CI/CD handle results
This document describes the how to obtain results from an executed CI/CD testrun. There are 3 ways to view results of a CI/CD testrun.
1. View results in MTA
To view the detailed results of a testrun that is executed from CI/CD, login on MTA, and navigate to "Ci/Cd runs". All the executed CI/CD testruns are listed here with their respective Execution ID, also the ones that were not successful. Using the Details button it is possible to view the results of the testrun.
2. Download results in CI/CD API
With the Get testruns result request in the CI/CD API it is possible to use your CI/CD pipeline or Test Management system to get the results, after the execution has finished.
3. Get realtime results in your own API endpoint
As of MTA version 2.0, it is possible to have MTA push the results after each Test Case run to your own hosted REST service. You need to tell MTA where to push the results, and provide a secret key that you should use to verify the source (MTA) upon receiving this push message.
Configure Endpoint and Secret key
- Login to MTA as CI/CD user
- Open the Account Settings using the button on the top right
- Enter the Endpoint and Secret key like this:
Note that both fields are optional, but to make use of this functionality, both fields must have a value.
To handle results, you should host a published REST service that allows anonymous access and contains a POST request on the location provided above, and is able to deal with this payload (JSON):
The Timeout of the call to this Endpoint is set at 300 seconds. MTA will however not wait to continue the rest of the testrun. This means that results of the Test Cases may not be pushed in the right order. You can use the Sequences of the Test Suite and Test Case in the payload to adjust for this.
Additionally, to make sure that you have all the results of a single CI/CD testrun and also that the testrun is finished, always use the MTA Get testruns result API as well.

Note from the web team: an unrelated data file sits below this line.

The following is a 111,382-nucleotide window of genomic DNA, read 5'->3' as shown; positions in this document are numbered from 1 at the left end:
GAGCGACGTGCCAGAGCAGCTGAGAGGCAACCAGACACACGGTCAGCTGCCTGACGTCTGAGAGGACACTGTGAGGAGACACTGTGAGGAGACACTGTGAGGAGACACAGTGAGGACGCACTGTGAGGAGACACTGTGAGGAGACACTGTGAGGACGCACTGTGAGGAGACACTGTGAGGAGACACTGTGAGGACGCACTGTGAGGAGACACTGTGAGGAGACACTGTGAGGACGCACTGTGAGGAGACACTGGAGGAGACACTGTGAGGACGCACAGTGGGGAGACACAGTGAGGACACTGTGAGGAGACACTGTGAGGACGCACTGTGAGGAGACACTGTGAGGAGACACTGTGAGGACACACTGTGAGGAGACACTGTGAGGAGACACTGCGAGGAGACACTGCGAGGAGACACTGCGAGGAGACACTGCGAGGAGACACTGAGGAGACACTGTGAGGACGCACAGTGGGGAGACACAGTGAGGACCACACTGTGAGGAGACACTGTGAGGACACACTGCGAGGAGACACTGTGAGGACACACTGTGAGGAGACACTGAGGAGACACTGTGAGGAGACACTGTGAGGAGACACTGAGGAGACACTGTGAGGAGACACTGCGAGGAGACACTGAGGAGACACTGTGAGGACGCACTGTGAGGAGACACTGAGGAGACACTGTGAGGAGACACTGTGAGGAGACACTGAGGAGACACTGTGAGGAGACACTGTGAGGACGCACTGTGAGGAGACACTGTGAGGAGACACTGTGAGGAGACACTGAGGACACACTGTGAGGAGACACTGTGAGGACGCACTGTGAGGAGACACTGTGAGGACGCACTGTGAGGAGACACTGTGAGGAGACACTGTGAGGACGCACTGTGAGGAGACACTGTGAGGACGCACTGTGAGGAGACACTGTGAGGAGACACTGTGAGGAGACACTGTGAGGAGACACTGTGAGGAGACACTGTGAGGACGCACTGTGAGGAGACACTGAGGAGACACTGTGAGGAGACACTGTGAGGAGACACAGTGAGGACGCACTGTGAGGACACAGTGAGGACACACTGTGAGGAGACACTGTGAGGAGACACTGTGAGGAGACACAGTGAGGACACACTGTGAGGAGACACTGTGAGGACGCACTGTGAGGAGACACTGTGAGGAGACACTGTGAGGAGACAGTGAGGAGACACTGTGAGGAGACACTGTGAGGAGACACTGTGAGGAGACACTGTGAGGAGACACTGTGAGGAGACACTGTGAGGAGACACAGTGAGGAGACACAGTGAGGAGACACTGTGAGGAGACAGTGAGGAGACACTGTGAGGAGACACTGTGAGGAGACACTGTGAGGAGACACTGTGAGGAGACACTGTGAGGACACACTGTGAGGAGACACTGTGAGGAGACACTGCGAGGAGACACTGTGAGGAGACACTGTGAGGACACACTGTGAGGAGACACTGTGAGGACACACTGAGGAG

Securing the connection
When Using the Endpoint and Secret key, for each payload that gets pushed to the Endpoint, an HMAC will be generated, which then gets passed along as a header “Signature” with the request. The value of header “Signature” is Base64 encoded. The algorithm for generating a MAC is HMAC with SHA256. When comparing both signatures if they are equal, it is advisable to use a comparison function which is constant time to prevent time attacks (in Java, the function MessageDigest.isEqual is in constant time).
You should write your own logic to compare the Signature against the Secret key, but if you are using Mendix, below is a Java code snippet that you can use.
public class signatureDecoder extends CustomJavaAction<java.lang.Boolean>
private String signature;
private String payload;
private String secretKey;
public signatureDecoder(IContext context, String signature, String payload, String secretKey)
this.signature = signature;
this.payload = payload;
this.secretKey = secretKey;
public Boolean executeAction() throws Exception
// BEGIN USER CODE
String algorithm = "HmacSHA256";
SecretKeySpec secretKeySpec = new SecretKeySpec(secretKey.getBytes(StandardCharsets.UTF_8), algorithm);
Mac mac = Mac.getInstance(algorithm);
byte result = mac.doFinal(payload.getBytes(StandardCharsets.UTF_8));
byte givenSignature = Base64.getDecoder().decode(signature.getBytes(StandardCharsets.UTF_8));
boolean correct = MessageDigest.isEqual(result, givenSignature);
// END USER CODE